Monday, May 20, 2013

"the promise box" by tricia goyer

About the book: Every year, young Amish men descend on the cozy little town of West Kootenai, Montana, arriving in the spring to live there for six months and receive 'resident' status for the hunting season in the fall. They arrive as bachelors, but go home with brides!

In The Promise Box, the second book of best-selling author Tricia Goyer's Seven Brides for Seven Bachelors series, Lydia Wyse, a book editor from Seattle who grew up Amish, returns to the small community of West Kootenai to give comfort to her father after her mother's death. She is drawn back to the familiar Amish ways after finding her mother's most precious possession, a Promise Box of prayers and scripture. What her publisher sees, though, is an opportunity for a sensational 'tell-all' book about the Amish.

Lydia soon finds herself falling in love with Amish bachelor Gideon Hooley. She wants nothing more than to forget her past and look forward to a future as an Amish bride. But will the pain of her childhood—and her potential betrayal of her community—keep her from committing her whole heart?

My take: The Promise Box is book two in Tricia Goyer's Seven Brides for Seven Bachelors series, but you certainly do not need to have read book one, The Memory Jar, first. If you have read The Memory Jar, you'll recognize some of the characters in The Promise Box ... and if you've read Goyer's "Big Sky" series, then you're really in for a treat, as the Sommer family from that series makes a return appearance here.

I really enjoyed reading The Promise Box ... and not just because I got to check back in with some characters from Goyer's other novels! The Promise Box is all about finding out who God made you to be. For Lydia, that meant coming to terms with the circumstances of her birth and embracing the Amish community. It also meant embracing the God she had long forsaken. Lydia recognizes that she could love God and have a vital relationship with Him as an Englischer, but she feels God calling her back to the Amish. And that—the focus on God, rather than the idealization of the Amish lifestyle—is what makes Goyer's Amish books different from so many others currently on the market.

I'm a big fan of Goyer's writing, and I'm happy to say that The Promise Box lives up to her standards. 4-1/2 stars.

Buy the book.
See my reviews of Goyer's The Memory Jar, Beside Still Waters, Along Wooded Paths, Remembering You, By the Light of the Silvery Moon, Love Finds You in Glacier Bay, Alaska, and Chasing Mona Lisa.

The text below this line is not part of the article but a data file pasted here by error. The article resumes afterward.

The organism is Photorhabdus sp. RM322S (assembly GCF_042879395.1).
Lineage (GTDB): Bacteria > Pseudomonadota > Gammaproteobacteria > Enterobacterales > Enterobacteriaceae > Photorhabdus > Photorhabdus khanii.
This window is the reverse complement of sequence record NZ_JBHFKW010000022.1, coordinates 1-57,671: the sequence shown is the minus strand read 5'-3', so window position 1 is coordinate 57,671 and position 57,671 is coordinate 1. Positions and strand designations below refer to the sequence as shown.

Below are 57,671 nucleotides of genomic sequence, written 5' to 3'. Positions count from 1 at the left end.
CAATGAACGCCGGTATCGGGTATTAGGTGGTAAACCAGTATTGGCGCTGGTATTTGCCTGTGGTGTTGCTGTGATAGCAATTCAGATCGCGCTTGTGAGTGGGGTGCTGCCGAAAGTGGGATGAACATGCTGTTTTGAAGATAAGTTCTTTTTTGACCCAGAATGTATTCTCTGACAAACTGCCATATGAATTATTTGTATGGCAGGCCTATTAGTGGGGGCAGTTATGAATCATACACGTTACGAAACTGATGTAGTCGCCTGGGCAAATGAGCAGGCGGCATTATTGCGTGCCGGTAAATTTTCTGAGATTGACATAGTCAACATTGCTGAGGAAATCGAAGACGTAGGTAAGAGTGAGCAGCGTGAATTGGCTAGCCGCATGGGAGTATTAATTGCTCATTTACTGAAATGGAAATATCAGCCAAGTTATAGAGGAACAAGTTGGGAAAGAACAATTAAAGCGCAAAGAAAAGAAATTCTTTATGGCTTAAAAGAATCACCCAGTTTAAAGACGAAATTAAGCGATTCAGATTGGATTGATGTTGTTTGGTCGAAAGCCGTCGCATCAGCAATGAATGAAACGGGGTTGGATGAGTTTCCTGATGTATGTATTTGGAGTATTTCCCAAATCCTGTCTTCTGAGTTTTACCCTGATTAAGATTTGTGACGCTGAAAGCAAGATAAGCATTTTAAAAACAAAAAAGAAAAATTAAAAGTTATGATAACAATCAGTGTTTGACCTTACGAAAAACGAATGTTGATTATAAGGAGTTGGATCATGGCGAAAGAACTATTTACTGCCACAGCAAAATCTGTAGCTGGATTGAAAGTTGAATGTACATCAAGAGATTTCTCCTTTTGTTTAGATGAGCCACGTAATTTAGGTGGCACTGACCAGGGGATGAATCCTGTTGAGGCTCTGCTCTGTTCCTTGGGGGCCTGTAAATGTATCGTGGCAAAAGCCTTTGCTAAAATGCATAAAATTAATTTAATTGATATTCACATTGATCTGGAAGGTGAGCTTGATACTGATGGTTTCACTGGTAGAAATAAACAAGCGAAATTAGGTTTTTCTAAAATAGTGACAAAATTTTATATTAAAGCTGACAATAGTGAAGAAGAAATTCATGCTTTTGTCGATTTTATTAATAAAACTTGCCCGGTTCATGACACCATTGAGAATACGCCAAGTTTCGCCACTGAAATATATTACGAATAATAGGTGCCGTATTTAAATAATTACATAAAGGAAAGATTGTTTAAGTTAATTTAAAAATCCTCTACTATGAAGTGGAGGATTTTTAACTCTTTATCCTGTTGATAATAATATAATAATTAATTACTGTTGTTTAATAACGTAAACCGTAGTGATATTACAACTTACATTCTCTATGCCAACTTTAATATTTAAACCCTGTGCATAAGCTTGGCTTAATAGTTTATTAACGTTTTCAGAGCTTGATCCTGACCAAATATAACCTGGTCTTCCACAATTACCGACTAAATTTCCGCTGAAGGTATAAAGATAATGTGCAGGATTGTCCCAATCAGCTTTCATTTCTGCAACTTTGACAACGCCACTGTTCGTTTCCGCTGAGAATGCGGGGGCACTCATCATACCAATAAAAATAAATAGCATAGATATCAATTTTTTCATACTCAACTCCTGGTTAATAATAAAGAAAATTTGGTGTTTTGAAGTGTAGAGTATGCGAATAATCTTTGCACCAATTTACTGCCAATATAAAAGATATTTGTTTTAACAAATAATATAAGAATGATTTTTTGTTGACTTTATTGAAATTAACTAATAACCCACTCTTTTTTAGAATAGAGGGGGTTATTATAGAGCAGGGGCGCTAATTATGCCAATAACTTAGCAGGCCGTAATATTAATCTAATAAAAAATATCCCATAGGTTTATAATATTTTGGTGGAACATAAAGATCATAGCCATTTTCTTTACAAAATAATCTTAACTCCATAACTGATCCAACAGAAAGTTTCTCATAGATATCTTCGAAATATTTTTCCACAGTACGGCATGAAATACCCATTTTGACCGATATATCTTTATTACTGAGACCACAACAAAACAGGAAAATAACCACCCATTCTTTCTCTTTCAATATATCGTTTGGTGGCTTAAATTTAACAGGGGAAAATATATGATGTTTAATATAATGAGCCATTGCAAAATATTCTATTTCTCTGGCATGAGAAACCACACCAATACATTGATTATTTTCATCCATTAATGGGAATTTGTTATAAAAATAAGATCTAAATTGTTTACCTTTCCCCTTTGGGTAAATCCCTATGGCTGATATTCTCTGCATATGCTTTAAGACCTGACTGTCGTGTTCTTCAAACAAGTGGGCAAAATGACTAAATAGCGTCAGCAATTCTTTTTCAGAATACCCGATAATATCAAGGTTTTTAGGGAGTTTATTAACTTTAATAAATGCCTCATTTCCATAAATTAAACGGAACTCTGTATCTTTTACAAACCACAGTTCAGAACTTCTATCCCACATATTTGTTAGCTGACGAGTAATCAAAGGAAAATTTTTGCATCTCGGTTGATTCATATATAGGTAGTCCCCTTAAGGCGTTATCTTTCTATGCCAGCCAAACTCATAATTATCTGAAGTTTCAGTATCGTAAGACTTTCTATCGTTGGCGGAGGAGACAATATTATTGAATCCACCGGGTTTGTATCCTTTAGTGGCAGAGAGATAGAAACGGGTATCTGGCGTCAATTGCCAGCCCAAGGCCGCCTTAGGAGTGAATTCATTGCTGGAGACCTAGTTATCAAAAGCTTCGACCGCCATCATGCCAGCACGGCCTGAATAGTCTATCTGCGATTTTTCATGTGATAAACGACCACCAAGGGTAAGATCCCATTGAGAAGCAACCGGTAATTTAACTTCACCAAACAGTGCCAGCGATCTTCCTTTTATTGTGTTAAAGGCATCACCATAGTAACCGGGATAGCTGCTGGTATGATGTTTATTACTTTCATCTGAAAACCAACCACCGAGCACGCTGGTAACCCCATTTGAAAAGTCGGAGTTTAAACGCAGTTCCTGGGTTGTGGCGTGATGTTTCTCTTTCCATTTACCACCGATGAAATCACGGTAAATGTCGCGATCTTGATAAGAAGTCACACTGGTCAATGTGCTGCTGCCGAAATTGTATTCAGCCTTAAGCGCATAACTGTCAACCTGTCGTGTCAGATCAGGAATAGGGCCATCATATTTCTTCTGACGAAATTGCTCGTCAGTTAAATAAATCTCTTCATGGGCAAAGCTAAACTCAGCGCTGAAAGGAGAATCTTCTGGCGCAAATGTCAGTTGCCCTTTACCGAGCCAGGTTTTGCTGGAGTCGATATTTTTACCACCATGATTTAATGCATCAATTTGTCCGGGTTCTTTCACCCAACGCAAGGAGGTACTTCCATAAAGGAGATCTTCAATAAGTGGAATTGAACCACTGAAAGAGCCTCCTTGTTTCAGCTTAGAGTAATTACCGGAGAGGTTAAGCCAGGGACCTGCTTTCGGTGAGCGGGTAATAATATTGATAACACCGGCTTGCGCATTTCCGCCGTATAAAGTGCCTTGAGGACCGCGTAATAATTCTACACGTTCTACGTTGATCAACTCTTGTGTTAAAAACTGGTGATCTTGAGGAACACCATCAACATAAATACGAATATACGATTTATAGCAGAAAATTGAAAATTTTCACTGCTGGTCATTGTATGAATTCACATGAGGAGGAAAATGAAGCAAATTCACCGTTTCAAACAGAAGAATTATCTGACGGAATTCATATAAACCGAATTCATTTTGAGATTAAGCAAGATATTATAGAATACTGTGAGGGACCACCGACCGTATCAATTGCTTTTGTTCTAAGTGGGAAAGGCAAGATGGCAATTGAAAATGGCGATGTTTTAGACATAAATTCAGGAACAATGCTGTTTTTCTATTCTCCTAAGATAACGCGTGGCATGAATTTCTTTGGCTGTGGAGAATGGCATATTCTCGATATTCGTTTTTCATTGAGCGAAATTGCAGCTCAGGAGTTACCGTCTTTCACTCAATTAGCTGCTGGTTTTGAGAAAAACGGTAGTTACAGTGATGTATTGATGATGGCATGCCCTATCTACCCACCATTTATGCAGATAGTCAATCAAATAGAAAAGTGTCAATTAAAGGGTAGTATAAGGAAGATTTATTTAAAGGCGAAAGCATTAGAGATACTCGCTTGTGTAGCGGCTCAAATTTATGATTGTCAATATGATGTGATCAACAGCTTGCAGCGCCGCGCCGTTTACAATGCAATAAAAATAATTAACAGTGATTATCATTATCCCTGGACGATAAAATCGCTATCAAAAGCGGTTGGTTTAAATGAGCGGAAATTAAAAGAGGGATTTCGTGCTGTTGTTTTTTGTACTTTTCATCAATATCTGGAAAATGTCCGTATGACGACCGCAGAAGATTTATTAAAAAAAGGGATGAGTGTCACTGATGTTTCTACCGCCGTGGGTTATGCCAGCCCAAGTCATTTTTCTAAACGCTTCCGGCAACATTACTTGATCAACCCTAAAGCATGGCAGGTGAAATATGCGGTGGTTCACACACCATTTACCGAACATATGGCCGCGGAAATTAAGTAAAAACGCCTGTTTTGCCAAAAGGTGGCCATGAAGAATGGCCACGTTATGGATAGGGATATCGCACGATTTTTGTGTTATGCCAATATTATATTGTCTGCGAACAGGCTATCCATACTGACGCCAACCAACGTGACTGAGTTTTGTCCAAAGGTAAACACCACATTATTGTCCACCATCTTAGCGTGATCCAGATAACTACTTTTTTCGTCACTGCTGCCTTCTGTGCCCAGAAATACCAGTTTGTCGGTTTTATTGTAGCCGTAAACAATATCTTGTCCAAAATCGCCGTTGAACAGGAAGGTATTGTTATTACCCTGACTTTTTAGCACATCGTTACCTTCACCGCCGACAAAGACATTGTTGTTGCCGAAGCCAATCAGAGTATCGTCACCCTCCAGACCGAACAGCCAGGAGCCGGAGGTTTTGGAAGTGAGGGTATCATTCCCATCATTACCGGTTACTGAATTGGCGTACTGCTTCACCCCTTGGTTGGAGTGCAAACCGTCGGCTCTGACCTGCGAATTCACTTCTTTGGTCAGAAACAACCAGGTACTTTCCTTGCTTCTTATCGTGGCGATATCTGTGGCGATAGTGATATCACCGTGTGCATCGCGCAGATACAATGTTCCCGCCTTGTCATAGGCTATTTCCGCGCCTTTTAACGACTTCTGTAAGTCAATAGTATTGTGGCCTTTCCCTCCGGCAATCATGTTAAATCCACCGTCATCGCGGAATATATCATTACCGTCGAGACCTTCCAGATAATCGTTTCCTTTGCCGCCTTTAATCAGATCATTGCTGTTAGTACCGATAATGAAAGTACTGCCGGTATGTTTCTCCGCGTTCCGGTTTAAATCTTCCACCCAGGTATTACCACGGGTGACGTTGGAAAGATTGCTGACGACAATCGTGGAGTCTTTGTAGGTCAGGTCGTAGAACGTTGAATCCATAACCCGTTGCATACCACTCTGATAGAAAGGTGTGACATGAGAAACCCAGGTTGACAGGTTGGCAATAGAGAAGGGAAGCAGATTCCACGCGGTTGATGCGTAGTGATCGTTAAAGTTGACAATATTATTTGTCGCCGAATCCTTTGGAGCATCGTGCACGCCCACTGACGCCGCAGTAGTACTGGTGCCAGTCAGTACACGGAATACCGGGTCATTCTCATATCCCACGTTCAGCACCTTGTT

Watch the book trailer:

About the author: Tricia Goyer is a busy mom of six, grandmother of one, and wife to John. Somewhere around the hustle and bustle of family life, she manages to find the time to write fictional tales delighting and entertaining readers and non-fiction titles offering encouragement and hope.

A bestselling author, Tricia has published thirty-three books to date and has written more than 500 articles. She is a two-time Carol Award winner, as well as a Christy and ECPA Award Nominee. In 2010, she was selected as one of the Top 20 Moms to Follow on Twitter by Tricia is also on the blogging team at, and other homeschooling and Christian sites.

In addition to her roles as mom, wife and author, Tricia volunteers around her community and mentors teen moms. She is the founder of Hope Pregnancy Ministries in Northwestern Montana, and she currently leads a Teen MOPS Group in Little Rock, AR. Tricia, along with a group of friends, recently launched, sharing ideas about simplifying life. She also hosts the weekly radio podcast, Living Inspired. Learn more about Tricia at

Disclosure of Material Connection: I am a member of Tricia Goyer's 2013 Fiction Launch Team and received a free copy of this book for review. I was not required to give a positive review, and the opinions expressed are my own. Also, some of the links in the post above are “affiliate links.” This means if you click on the link and purchase the item, I will receive an affiliate commission. I am disclosing this in accordance with the Federal Trade Commission’s 16 CFR, Part 255: “Guides Concerning the Use of Endorsements and Testimonials in Advertising.”

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